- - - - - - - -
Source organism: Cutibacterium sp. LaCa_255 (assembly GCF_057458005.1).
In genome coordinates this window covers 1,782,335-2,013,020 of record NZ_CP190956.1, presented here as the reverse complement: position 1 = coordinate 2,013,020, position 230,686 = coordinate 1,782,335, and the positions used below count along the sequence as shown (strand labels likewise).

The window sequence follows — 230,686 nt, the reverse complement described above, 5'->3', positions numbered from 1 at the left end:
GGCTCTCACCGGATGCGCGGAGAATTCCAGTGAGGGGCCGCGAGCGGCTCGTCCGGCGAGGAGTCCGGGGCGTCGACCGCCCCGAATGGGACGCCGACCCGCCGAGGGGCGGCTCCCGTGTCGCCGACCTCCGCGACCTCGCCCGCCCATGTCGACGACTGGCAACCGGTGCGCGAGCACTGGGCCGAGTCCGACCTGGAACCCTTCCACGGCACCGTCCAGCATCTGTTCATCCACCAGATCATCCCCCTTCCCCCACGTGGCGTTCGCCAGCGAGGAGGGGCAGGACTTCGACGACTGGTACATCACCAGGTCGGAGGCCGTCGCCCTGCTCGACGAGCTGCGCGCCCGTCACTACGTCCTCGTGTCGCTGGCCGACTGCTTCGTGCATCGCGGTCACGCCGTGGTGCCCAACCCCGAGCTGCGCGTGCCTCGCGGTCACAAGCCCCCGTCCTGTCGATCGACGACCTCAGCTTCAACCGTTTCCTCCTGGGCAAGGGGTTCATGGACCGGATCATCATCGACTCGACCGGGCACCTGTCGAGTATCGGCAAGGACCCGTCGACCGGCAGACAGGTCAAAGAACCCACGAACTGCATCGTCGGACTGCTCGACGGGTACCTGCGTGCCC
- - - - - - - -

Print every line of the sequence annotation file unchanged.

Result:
Source organism: Cutibacterium sp. LaCa_255 (assembly GCF_057458005.1).
In genome coordinates this window covers 1,782,335-2,013,020 of record NZ_CP190956.1, presented here as the reverse complement: position 1 = coordinate 2,013,020, position 230,686 = coordinate 1,782,335, and the positions used below count along the sequence as shown (strand labels likewise).

The window sequence follows — 230,686 nt, the reverse complement described above, 5'->3', positions numbered from 1 at the left end:
GGCTCTCACCGGATGCGCGGAGAATTCCAGTGAGGGGCCGCGAGCGGCTCGTCCGGCGAGGAGTCCGGGGCGTCGACCGCCCCGAATGGGACGCCGACCCGCCGAGGGGCGGCTCCCGTGTCGCCGACCTCCGCGACCTCGCCCGCCCATGTCGACGACTGGCAACCGGTGCGCGAGCACTGGGCCGAGTCCGACCTGGAACCCTTCCACGGCACCGTCCAGCATCTGTTCATCCACCAGATCATCCCCCTTCCCCCACGTGGCGTTCGCCAGCGAGGAGGGGCAGGACTTCGACGACTGGTACATCACCAGGTCGGAGGCCGTCGCCCTGCTCGACGAGCTGCGCGCCCGTCACTACGTCCTCGTGTCGCTGGCCGACTGCTTCGTGCATCGCGGTCACGCCGTGGTGCCCAACCCCGAGCTGCGCGTGCCTCGCGGTCACAAGCCCCCGTCCTGTCGATCGACGACCTCAGCTTCAACCGTTTCCTCCTGGGCAAGGGGTTCATGGACCGGATCATCATCGACTCGACCGGGCACCTGTCGAGTATCGGCAAGGACCCGTCGACCGGCAGACAGGTCAAAGAACCCACGAACTGCATCGTCGGACTGCTCGACGGGTACCTGCGTGCCC